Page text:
I have always been fiercely protective of sex workers. The way that so many people talk about sex workers as if they are subhuman has always sent me into a rage. In my teens, I knew many ex-and-current sex workers, most of them street hookers. When I was eighteen and living eight to a room in a seedy hotel in Victoria, I used to walk around the street late at night, usually after a big fight with my boyfriend. I got to know the ladies of the night, and I counted them among my friends.
There was one woman, Brandy, who usually worked the street next to the motel where I lived. One night, my boyfriend and I had a big fight and I stormed out to walk off my explosive anger. I passed Brandy, nodding a brief hello. “Excuse me,” she said. “Do you have a condom?”
“I don’t have any with me, but I live in there,” I said, pointing at the dilapidated motel. “I have lots of condoms in my room. If you wait here, I’ll get you some.”
“Are you sure?”
“Yeah, no biggie. I’ll be right back.”
I remember feeling quite smug as I marched past my boyfriend without a word, grabbed a handful of condoms and walked out the door. Let him wonder what I was up to. Of course, nothing else would have happened back then. I had not yet challenged the concept of monogamy at that point.
I came back to Brandy’s corner and handed her the condoms. She thanked me and complained about her night. She told me that she did not like what she was doing, but that she needed the money. I told her that if she ever needed more condoms, or anything else, she knew where I lived.
After I talked to her, I felt very sad. Although I have had a hard time fully embracing my sexuality, I have always had a sense that sex was sacred. To see someone in a position like that really bothered me. After that, I made sure to go to the free clinic and get extra condoms for her and anyone else who needed them. Sometimes a church group would help my friends and I out with food, and I would hand bananas and condoms out on the street. Even with how broke I was at the time, I did not turn to sex work myself, although I must admit that I considered it.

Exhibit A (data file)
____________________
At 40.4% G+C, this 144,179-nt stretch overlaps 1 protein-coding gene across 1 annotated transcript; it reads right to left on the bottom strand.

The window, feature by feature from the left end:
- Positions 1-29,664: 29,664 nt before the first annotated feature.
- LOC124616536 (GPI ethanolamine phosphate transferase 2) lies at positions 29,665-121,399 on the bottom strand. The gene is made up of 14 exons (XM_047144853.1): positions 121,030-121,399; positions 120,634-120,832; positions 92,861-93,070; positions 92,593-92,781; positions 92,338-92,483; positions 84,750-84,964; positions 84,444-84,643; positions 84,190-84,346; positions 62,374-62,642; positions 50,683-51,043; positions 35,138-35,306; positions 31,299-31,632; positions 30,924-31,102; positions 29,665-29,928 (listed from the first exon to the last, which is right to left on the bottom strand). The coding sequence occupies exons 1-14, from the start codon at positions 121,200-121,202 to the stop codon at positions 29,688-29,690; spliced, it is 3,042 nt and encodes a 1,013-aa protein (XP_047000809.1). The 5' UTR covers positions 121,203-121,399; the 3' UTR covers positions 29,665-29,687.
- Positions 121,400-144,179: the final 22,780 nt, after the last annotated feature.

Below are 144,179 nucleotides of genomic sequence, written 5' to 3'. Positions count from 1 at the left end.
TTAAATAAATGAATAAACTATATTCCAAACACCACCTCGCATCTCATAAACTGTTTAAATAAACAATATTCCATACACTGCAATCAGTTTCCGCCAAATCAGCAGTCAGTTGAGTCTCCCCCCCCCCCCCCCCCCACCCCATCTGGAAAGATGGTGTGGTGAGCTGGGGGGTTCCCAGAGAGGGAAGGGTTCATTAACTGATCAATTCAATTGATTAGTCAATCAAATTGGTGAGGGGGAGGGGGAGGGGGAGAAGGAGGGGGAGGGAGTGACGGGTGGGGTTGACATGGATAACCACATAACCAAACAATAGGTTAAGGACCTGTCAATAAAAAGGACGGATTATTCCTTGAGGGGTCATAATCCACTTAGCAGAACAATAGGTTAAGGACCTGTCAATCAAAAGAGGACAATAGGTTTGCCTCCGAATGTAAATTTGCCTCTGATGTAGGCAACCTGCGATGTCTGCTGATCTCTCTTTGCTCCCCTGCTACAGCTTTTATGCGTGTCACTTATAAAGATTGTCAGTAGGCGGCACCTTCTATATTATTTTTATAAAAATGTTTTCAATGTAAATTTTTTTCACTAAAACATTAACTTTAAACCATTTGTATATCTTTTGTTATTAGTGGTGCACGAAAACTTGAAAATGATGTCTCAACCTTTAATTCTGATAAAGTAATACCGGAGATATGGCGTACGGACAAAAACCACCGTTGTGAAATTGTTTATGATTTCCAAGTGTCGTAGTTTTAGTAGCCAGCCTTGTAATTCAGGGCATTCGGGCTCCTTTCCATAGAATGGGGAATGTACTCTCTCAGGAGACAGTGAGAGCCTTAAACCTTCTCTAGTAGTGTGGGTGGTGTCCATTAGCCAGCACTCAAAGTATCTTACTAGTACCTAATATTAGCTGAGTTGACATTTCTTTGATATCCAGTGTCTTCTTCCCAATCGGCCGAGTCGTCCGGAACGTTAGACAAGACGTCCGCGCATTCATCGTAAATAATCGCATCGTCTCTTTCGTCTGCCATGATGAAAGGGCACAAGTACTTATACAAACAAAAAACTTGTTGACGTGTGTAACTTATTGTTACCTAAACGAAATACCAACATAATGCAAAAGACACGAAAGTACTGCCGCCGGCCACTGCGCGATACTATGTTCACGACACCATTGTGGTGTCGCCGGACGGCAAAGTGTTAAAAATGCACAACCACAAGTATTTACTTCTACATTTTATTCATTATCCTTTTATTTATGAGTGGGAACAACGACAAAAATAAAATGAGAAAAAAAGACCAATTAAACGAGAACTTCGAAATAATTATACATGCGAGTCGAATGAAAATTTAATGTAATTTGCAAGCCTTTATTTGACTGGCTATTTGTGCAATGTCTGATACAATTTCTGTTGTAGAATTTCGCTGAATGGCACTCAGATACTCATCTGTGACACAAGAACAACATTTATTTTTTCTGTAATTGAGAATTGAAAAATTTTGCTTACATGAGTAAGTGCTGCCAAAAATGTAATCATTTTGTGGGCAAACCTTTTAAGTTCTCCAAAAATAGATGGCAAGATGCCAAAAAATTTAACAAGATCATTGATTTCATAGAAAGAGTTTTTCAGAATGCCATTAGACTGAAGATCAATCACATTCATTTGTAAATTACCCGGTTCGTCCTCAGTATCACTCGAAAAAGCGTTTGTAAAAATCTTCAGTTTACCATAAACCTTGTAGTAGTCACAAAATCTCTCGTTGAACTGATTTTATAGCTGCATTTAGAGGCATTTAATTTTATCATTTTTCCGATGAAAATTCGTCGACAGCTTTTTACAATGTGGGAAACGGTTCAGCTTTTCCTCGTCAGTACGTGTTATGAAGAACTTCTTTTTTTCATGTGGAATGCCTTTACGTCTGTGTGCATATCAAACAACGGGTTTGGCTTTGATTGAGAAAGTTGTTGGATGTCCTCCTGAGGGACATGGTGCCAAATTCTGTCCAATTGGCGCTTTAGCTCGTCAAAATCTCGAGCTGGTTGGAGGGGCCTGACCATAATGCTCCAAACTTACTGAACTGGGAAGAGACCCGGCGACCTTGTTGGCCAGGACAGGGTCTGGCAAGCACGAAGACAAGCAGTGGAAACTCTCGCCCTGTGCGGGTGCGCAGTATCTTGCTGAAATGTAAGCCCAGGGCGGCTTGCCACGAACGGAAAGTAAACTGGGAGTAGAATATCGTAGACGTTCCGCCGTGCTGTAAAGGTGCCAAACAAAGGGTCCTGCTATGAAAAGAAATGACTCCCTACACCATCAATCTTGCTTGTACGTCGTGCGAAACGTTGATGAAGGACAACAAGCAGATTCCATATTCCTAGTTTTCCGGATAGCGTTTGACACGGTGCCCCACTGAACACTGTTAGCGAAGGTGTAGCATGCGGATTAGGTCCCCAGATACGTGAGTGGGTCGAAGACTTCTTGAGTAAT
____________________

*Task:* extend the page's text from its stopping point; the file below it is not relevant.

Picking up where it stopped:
I had internalized all these negative ideas about sex work. And, let’s face it, sex work is not always pretty. Many people in the industry are treated very badly. Of course, it is worth mentioning that people make a big deal out of sex workers being exploited, but the conversation about minimum wage workers being exploited and worked to the bone only to live in poverty, is rarely discussed. Having worked the minimum wage jobs prior to escorting, I can tell you without a doubt that working in fast food or an assembly line factory environment was, for me, much more demoralizing and soul-crushing.
I find that, overwhelmingly, the clients I have had as an escort have been very polite, considerate and decent people. This is why I get angry now when I hear people talking about people who pay for sex as if they are all degenerates and perverts who don’t respect women. Sadly, a lot of this rhetoric comes from feminists. I have always supported women’s rights, but now, I feel isolated from the feminist community at times. Instead of my work being considered a skilled trade, it is drawn up in political, divisive language. The fact that I take money for sex is imbued with politics. Am I an ’empowered’ woman (god, I hate that overused word), or am I an exploited, degraded victim practicing self-objectification? I do not want to identify myself with either polarity. Life does not work that way. We are all complex people living in an imperfect world. Although I am very strong and I feel a great sense of satisfaction from my work, I have had nights where I went home feeling drained, sad, more like a well-used chew toy than a third wave feminist empowered whore. Other nights, I have had to stop myself from laughing while seeing a client, because I can’t believe how lucky I am to get paid for THIS.
I think the most important part of creating dialogue about sex work is being honest. There are fantastic things about this work, and there are things that are not so great. Telling our stories is powerful.